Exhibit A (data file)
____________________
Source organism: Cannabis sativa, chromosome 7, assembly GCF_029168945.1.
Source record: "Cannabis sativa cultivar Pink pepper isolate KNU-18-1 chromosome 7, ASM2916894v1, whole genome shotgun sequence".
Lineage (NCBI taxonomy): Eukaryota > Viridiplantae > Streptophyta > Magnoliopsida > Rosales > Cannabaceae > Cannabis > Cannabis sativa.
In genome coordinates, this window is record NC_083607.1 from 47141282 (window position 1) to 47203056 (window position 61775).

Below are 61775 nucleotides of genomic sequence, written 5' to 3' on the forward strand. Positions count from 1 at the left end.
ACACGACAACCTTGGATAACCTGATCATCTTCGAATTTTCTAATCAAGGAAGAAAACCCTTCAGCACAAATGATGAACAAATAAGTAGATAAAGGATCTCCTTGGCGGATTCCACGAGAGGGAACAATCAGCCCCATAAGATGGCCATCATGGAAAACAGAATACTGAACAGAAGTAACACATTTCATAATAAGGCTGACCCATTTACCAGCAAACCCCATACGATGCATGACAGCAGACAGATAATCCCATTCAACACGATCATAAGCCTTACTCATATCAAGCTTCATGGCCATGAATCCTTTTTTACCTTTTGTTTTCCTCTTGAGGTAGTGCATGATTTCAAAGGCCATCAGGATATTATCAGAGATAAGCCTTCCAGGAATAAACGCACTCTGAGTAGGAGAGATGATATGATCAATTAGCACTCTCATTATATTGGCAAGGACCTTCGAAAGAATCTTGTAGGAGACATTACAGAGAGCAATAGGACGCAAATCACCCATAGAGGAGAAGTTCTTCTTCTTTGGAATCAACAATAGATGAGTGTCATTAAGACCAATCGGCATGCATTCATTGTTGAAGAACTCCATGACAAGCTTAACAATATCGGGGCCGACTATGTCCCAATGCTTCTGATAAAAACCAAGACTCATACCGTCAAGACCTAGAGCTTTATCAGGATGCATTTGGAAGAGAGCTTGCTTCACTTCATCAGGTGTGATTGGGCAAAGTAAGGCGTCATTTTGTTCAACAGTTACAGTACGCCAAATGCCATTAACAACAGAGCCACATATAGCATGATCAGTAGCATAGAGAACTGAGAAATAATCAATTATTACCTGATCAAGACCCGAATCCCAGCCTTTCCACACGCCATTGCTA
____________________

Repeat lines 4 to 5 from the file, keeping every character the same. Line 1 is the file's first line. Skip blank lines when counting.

In genome coordinates, this window is record NC_083607.1 from 47141282 (window position 1) to 47203056 (window position 61775).

Below are 61775 nucleotides of genomic sequence, written 5' to 3' on the forward strand. Positions count from 1 at the left end.